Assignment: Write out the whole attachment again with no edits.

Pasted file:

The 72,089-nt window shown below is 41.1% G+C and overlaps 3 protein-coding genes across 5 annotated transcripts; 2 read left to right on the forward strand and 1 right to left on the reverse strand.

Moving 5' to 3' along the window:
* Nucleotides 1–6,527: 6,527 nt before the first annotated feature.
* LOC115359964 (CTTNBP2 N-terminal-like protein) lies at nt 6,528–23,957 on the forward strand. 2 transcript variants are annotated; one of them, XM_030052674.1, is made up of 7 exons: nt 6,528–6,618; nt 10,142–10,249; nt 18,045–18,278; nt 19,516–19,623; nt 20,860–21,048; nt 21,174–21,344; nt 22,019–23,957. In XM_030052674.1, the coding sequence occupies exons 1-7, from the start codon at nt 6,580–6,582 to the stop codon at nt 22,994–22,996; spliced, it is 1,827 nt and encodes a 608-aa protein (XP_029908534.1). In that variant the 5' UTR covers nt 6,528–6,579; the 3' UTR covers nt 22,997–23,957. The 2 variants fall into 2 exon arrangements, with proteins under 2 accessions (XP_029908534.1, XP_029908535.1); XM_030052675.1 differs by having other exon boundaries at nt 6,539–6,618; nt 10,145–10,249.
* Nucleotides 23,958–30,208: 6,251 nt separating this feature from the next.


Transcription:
The 72,089-nt window shown below is 41.1% G+C and overlaps 3 protein-coding genes across 5 annotated transcripts; 2 read left to right on the forward strand and 1 right to left on the reverse strand.

Moving 5' to 3' along the window:
* Nucleotides 1–6,527: 6,527 nt before the first annotated feature.
* LOC115359964 (CTTNBP2 N-terminal-like protein) lies at nt 6,528–23,957 on the forward strand. 2 transcript variants are annotated; one of them, XM_030052674.1, is made up of 7 exons: nt 6,528–6,618; nt 10,142–10,249; nt 18,045–18,278; nt 19,516–19,623; nt 20,860–21,048; nt 21,174–21,344; nt 22,019–23,957. In XM_030052674.1, the coding sequence occupies exons 1-7, from the start codon at nt 6,580–6,582 to the stop codon at nt 22,994–22,996; spliced, it is 1,827 nt and encodes a 608-aa protein (XP_029908534.1). In that variant the 5' UTR covers nt 6,528–6,579; the 3' UTR covers nt 22,997–23,957. The 2 variants fall into 2 exon arrangements, with proteins under 2 accessions (XP_029908534.1, XP_029908535.1); XM_030052675.1 differs by having other exon boundaries at nt 6,539–6,618; nt 10,145–10,249.
* Nucleotides 23,958–30,208: 6,251 nt separating this feature from the next.